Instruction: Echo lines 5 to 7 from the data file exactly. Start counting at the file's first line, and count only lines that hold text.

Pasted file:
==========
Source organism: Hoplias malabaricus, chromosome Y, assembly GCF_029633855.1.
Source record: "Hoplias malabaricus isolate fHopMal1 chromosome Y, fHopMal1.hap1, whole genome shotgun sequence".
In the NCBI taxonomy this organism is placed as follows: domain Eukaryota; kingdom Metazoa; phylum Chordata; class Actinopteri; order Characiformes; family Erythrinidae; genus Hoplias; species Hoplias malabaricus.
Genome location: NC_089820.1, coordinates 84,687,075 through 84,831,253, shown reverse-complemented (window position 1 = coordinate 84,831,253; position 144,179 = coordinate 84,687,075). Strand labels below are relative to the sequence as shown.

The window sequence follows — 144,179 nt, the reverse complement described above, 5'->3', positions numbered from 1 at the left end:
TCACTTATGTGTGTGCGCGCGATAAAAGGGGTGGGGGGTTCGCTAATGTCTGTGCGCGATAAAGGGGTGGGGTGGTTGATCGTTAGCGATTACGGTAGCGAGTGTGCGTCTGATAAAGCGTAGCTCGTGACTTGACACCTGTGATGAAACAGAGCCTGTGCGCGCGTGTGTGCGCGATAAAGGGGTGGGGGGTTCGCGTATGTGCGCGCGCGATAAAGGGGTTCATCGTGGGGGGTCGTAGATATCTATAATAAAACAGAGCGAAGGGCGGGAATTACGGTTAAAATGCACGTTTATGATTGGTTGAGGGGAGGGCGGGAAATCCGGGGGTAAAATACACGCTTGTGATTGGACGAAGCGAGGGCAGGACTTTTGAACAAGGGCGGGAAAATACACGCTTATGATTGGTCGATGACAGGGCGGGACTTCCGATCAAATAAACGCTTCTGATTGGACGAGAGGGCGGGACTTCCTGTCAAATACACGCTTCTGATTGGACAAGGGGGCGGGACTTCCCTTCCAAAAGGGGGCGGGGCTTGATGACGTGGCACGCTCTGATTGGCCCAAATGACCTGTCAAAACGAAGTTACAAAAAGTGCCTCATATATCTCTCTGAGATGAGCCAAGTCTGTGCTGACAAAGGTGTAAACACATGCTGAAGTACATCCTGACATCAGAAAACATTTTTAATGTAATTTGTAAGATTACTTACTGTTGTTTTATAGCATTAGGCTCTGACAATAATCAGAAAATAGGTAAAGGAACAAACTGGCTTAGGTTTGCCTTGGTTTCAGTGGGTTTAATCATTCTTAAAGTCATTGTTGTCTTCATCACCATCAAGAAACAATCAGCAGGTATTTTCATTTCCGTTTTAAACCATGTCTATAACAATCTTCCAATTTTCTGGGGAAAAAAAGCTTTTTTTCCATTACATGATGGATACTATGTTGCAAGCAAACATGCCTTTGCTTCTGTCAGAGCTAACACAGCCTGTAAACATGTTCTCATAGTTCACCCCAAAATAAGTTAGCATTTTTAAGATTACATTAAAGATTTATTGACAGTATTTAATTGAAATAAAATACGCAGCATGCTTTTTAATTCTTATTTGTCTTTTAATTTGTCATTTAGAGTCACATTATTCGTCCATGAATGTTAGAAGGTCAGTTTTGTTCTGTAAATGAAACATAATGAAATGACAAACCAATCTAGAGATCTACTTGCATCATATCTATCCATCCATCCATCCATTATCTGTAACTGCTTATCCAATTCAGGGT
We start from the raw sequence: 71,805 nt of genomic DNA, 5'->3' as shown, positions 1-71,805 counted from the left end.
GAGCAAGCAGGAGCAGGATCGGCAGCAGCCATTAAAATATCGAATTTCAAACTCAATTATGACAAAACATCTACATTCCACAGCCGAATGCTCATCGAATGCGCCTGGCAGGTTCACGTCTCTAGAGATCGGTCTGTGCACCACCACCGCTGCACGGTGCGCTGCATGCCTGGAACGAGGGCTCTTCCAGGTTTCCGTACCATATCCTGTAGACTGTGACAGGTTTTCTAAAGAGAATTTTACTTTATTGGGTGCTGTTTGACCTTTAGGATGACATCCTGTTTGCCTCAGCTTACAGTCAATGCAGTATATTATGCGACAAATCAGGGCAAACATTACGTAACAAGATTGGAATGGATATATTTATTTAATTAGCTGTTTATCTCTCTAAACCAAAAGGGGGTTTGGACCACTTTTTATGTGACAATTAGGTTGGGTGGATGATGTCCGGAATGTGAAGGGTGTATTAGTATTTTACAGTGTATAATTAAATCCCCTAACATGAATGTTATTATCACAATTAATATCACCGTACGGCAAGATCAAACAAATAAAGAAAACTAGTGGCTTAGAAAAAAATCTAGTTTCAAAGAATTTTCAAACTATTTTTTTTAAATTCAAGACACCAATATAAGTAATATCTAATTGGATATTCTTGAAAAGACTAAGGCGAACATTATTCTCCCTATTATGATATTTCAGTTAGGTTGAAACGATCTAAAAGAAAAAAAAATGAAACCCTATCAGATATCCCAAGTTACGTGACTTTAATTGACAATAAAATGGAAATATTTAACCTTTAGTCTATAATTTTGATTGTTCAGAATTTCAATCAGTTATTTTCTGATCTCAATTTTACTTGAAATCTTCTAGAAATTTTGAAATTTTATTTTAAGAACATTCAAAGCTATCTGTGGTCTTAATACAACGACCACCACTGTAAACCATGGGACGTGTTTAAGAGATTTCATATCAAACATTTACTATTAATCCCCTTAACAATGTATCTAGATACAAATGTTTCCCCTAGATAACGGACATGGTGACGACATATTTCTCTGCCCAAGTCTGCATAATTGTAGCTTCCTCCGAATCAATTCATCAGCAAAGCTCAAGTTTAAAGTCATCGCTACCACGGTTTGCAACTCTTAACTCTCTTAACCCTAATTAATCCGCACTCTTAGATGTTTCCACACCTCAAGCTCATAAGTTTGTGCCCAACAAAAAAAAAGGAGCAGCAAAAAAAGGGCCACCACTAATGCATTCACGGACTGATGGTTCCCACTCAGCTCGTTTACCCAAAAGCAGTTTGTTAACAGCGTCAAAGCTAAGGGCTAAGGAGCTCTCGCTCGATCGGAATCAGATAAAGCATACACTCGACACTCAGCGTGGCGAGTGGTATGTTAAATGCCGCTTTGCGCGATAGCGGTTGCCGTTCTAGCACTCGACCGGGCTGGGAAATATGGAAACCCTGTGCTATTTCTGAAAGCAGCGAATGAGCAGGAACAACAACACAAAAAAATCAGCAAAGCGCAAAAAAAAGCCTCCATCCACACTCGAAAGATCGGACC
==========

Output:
The window sequence follows — 144,179 nt, the reverse complement described above, 5'->3', positions numbered from 1 at the left end:
TCACTTATGTGTGTGCGCGCGATAAAAGGGGTGGGGGGTTCGCTAATGTCTGTGCGCGATAAAGGGGTGGGGTGGTTGATCGTTAGCGATTACGGTAGCGAGTGTGCGTCTGATAAAGCGTAGCTCGTGACTTGACACCTGTGATGAAACAGAGCCTGTGCGCGCGTGTGTGCGCGATAAAGGGGTGGGGGGTTCGCGTATGTGCGCGCGCGATAAAGGGGTTCATCGTGGGGGGTCGTAGATATCTATAATAAAACAGAGCGAAGGGCGGGAATTACGGTTAAAATGCACGTTTATGATTGGTTGAGGGGAGGGCGGGAAATCCGGGGGTAAAATACACGCTTGTGATTGGACGAAGCGAGGGCAGGACTTTTGAACAAGGGCGGGAAAATACACGCTTATGATTGGTCGATGACAGGGCGGGACTTCCGATCAAATAAACGCTTCTGATTGGACGAGAGGGCGGGACTTCCTGTCAAATACACGCTTCTGATTGGACAAGGGGGCGGGACTTCCCTTCCAAAAGGGGGCGGGGCTTGATGACGTGGCACGCTCTGATTGGCCCAAATGACCTGTCAAAACGAAGTTACAAAAAGTGCCTCATATATCTCTCTGAGATGAGCCAAGTCTGTGCTGACAAAGGTGTAAACACATGCTGAAGTACATCCTGACATCAGAAAACATTTTTAATGTAATTTGTAAGATTACTTACTGTTGTTTTATAGCATTAGGCTCTGACAATAATCAGAAAATAGGTAAAGGAACAAACTGGCTTAGGTTTGCCTTGGTTTCAGTGGGTTTAATCATTCTTAAAGTCATTGTTGTCTTCATCACCATCAAGAAACAATCAGCAGGTATTTTCATTTCCGTTTTAAACCATGTCTATAACAATCTTCCAATTTTCTGGGGAAAAAAAGCTTTTTTTCCATTACATGATGGATACTATGTTGCAAGCAAACATGCCTTTGCTTCTGTCAGAGCTAACACAGCCTGTAAACATGTTCTCATAGTTCACCCCAAAATAAGTTAGCATTTTTAAGATTACATTAAAGATTTATTGACAGTATTTAATTGAAATAAAATACGCAGCATGCTTTTTAATTCTTATTTGTCTTTTAATTTGTCATTTAGAGTCACATTATTCGTCCATGAATGTTAGAAGGTCAGTTTTGTTCTGTAAATGAAACATAATGAAATGACAAACCAATCTAGAGATCTACTTGCATCATATCTATCCATCCATCCATCCATTATCTGTAACTGCTTATCCAATTCAGGGT
We start from the raw sequence: 71,805 nt of genomic DNA, 5'->3' as shown, positions 1-71,805 counted from the left end.